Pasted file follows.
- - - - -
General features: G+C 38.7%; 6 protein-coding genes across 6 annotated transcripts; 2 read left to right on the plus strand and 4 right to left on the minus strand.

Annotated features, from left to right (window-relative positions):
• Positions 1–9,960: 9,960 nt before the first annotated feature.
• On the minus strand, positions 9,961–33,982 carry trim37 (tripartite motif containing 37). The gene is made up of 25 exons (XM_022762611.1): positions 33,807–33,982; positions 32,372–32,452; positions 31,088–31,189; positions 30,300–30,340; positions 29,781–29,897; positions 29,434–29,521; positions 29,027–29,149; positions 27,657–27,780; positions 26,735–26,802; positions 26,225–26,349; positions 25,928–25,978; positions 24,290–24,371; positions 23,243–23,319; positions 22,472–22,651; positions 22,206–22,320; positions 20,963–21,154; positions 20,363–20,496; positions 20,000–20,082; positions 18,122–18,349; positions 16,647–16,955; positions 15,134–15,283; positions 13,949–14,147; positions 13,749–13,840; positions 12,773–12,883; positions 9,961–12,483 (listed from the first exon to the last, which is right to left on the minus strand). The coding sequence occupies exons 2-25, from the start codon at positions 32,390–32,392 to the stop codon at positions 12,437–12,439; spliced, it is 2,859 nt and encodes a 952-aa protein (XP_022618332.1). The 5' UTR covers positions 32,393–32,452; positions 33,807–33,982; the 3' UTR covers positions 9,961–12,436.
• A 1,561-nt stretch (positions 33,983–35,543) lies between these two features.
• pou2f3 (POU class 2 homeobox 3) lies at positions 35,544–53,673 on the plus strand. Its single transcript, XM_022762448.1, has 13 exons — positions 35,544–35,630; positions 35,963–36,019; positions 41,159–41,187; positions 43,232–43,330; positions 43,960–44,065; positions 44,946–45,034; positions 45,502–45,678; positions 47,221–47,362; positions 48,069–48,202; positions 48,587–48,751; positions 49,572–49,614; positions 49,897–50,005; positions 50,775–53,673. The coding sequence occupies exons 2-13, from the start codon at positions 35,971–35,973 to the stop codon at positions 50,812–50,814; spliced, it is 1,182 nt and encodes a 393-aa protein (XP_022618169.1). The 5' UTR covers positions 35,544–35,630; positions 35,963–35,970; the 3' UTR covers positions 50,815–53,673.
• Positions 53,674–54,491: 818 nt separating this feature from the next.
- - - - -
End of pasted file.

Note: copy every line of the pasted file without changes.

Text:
General features: G+C 38.7%; 6 protein-coding genes across 6 annotated transcripts; 2 read left to right on the plus strand and 4 right to left on the minus strand.

Annotated features, from left to right (window-relative positions):
• Positions 1–9,960: 9,960 nt before the first annotated feature.
• On the minus strand, positions 9,961–33,982 carry trim37 (tripartite motif containing 37). The gene is made up of 25 exons (XM_022762611.1): positions 33,807–33,982; positions 32,372–32,452; positions 31,088–31,189; positions 30,300–30,340; positions 29,781–29,897; positions 29,434–29,521; positions 29,027–29,149; positions 27,657–27,780; positions 26,735–26,802; positions 26,225–26,349; positions 25,928–25,978; positions 24,290–24,371; positions 23,243–23,319; positions 22,472–22,651; positions 22,206–22,320; positions 20,963–21,154; positions 20,363–20,496; positions 20,000–20,082; positions 18,122–18,349; positions 16,647–16,955; positions 15,134–15,283; positions 13,949–14,147; positions 13,749–13,840; positions 12,773–12,883; positions 9,961–12,483 (listed from the first exon to the last, which is right to left on the minus strand). The coding sequence occupies exons 2-25, from the start codon at positions 32,390–32,392 to the stop codon at positions 12,437–12,439; spliced, it is 2,859 nt and encodes a 952-aa protein (XP_022618332.1). The 5' UTR covers positions 32,393–32,452; positions 33,807–33,982; the 3' UTR covers positions 9,961–12,436.
• A 1,561-nt stretch (positions 33,983–35,543) lies between these two features.
• pou2f3 (POU class 2 homeobox 3) lies at positions 35,544–53,673 on the plus strand. Its single transcript, XM_022762448.1, has 13 exons — positions 35,544–35,630; positions 35,963–36,019; positions 41,159–41,187; positions 43,232–43,330; positions 43,960–44,065; positions 44,946–45,034; positions 45,502–45,678; positions 47,221–47,362; positions 48,069–48,202; positions 48,587–48,751; positions 49,572–49,614; positions 49,897–50,005; positions 50,775–53,673. The coding sequence occupies exons 2-13, from the start codon at positions 35,971–35,973 to the stop codon at positions 50,812–50,814; spliced, it is 1,182 nt and encodes a 393-aa protein (XP_022618169.1). The 5' UTR covers positions 35,544–35,630; positions 35,963–35,970; the 3' UTR covers positions 50,815–53,673.
• Positions 53,674–54,491: 818 nt separating this feature from the next.